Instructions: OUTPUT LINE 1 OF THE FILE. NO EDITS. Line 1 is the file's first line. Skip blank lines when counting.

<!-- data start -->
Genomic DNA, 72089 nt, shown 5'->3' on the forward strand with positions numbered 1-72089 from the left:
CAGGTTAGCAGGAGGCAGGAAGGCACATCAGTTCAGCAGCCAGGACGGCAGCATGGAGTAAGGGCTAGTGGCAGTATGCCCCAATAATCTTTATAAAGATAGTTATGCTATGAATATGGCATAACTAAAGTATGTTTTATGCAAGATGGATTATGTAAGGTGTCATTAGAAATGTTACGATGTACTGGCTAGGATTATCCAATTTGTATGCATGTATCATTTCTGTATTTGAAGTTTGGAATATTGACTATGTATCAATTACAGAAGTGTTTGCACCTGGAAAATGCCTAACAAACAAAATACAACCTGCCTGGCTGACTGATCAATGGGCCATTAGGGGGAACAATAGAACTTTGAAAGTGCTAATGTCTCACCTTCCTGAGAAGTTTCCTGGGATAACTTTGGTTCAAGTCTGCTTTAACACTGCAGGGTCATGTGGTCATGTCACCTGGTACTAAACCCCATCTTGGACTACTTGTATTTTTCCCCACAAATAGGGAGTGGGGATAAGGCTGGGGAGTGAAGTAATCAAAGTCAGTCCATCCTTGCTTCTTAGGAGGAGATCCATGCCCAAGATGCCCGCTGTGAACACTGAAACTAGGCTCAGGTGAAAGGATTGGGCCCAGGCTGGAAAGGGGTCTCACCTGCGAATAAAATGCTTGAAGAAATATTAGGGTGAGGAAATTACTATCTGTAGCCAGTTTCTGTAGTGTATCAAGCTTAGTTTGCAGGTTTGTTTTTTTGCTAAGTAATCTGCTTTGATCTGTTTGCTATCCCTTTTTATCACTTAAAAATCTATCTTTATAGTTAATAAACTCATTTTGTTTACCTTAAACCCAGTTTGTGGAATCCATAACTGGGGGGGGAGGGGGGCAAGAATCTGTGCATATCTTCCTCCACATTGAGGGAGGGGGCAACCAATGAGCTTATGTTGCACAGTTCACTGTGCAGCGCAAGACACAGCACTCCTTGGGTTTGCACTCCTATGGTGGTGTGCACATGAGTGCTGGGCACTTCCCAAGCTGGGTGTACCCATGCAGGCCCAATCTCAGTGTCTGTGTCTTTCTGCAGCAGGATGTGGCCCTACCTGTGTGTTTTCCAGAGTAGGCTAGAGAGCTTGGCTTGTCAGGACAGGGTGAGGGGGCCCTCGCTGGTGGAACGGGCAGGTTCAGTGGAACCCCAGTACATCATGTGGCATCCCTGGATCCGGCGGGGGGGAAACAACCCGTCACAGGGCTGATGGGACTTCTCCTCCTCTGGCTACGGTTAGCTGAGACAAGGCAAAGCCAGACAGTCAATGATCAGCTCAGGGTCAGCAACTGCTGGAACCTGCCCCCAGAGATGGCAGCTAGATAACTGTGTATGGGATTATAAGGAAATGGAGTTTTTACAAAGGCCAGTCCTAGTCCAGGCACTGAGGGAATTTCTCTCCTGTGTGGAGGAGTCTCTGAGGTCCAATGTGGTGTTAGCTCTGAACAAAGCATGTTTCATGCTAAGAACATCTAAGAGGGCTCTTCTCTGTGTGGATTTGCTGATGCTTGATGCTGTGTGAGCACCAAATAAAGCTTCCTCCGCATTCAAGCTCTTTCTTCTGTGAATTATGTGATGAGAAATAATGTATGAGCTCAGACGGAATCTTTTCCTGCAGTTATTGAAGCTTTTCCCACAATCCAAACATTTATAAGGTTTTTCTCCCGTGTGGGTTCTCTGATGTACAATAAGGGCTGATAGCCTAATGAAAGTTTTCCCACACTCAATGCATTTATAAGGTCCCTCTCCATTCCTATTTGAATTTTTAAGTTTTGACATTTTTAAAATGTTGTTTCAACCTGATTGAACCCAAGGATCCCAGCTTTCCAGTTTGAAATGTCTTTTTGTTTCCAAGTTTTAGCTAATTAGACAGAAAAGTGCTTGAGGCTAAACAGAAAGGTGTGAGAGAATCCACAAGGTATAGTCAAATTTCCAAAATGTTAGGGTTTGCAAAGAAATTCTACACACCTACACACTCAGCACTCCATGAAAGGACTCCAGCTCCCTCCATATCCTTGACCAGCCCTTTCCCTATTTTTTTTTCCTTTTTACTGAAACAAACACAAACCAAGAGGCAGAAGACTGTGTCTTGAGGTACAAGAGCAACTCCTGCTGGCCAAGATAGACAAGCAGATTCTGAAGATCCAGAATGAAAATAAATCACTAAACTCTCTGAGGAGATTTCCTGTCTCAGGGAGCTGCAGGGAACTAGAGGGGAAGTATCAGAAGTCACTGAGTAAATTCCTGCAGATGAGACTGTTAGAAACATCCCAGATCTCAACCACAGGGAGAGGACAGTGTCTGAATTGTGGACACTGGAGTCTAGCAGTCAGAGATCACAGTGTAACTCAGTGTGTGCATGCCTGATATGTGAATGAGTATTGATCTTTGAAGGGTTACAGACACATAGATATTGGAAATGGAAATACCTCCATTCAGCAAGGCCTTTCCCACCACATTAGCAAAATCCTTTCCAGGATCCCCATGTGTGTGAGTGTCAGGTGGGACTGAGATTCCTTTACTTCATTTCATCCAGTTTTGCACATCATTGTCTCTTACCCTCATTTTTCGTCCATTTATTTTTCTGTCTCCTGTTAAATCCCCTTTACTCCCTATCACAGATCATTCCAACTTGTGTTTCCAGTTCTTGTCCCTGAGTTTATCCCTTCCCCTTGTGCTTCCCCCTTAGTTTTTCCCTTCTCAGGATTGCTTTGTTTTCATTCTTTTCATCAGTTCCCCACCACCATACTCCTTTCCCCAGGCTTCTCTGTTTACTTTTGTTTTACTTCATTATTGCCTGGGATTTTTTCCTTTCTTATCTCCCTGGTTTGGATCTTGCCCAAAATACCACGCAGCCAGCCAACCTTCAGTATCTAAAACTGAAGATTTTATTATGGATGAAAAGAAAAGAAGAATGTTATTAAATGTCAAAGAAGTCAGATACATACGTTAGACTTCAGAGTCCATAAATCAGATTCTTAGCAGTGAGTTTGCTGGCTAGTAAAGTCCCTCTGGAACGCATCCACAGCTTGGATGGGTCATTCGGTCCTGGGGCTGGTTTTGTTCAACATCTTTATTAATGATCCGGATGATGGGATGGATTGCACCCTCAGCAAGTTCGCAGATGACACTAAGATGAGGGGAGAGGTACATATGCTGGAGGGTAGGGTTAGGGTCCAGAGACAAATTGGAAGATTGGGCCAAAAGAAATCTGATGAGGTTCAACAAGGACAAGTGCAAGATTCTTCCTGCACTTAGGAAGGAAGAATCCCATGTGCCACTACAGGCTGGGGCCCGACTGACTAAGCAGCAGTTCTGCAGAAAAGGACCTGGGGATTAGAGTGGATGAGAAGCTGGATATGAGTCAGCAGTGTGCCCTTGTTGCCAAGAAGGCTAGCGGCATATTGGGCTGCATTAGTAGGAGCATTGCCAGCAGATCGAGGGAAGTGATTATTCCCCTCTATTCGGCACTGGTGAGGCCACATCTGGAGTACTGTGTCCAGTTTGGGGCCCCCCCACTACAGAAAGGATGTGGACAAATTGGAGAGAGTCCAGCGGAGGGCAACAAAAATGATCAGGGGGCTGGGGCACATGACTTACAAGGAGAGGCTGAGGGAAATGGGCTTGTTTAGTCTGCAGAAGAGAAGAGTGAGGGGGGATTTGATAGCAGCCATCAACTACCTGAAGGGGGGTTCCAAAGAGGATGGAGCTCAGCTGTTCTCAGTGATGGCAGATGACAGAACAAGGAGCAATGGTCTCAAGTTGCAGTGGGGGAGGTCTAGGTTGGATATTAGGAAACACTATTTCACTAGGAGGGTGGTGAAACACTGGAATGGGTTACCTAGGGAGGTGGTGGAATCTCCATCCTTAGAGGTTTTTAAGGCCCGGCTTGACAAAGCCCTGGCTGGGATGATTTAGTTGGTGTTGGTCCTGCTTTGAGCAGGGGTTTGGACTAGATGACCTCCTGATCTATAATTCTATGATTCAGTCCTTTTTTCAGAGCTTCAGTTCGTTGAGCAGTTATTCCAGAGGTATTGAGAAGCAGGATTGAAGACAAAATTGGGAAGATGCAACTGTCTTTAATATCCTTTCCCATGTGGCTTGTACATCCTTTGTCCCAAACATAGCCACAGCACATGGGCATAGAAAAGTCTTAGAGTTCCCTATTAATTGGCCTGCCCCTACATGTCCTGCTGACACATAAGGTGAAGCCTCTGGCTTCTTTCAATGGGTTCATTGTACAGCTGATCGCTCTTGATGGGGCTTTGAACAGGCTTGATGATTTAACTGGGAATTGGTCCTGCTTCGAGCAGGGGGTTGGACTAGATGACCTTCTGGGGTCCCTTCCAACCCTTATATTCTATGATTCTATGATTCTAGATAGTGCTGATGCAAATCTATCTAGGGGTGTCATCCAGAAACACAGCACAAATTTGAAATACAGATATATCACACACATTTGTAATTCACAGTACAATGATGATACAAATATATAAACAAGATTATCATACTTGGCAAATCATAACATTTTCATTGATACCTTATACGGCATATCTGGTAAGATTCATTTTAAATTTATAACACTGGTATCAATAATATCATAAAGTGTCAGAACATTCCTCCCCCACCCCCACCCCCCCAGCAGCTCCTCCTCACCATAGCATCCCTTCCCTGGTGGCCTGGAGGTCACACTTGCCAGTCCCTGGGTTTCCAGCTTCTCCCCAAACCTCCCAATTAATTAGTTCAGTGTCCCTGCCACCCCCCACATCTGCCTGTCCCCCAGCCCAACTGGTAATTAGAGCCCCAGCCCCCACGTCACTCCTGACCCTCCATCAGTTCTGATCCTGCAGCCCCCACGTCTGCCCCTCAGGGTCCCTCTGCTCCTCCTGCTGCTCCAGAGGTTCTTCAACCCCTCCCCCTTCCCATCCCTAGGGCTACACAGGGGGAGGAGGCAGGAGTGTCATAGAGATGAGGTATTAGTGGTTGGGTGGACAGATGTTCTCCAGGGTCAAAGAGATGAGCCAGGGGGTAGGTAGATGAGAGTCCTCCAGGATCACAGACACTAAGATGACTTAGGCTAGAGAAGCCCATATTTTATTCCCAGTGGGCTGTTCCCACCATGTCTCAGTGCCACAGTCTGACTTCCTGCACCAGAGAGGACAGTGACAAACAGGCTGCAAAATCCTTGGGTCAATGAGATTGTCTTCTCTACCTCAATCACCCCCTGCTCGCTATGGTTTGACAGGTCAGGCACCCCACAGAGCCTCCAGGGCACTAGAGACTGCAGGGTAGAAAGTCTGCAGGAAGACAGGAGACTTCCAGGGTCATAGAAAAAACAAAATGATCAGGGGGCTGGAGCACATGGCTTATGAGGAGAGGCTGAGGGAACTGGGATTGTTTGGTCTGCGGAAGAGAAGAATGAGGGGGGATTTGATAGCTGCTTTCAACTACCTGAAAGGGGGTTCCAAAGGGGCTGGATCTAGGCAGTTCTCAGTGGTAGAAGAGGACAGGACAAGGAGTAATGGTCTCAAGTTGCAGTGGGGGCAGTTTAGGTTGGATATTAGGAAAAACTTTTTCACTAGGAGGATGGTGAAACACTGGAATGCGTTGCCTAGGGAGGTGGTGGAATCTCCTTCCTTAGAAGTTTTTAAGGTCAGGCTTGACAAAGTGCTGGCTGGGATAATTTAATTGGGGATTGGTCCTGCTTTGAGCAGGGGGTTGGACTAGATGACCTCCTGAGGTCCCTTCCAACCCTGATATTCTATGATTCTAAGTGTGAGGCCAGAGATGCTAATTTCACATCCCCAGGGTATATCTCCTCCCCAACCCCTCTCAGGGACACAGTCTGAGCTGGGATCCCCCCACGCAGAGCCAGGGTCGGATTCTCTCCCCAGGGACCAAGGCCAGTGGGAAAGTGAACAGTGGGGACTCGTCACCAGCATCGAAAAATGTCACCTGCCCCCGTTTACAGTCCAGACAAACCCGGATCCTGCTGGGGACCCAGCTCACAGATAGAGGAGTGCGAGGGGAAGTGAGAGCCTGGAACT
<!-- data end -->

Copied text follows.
Genomic DNA, 72089 nt, shown 5'->3' on the forward strand with positions numbered 1-72089 from the left: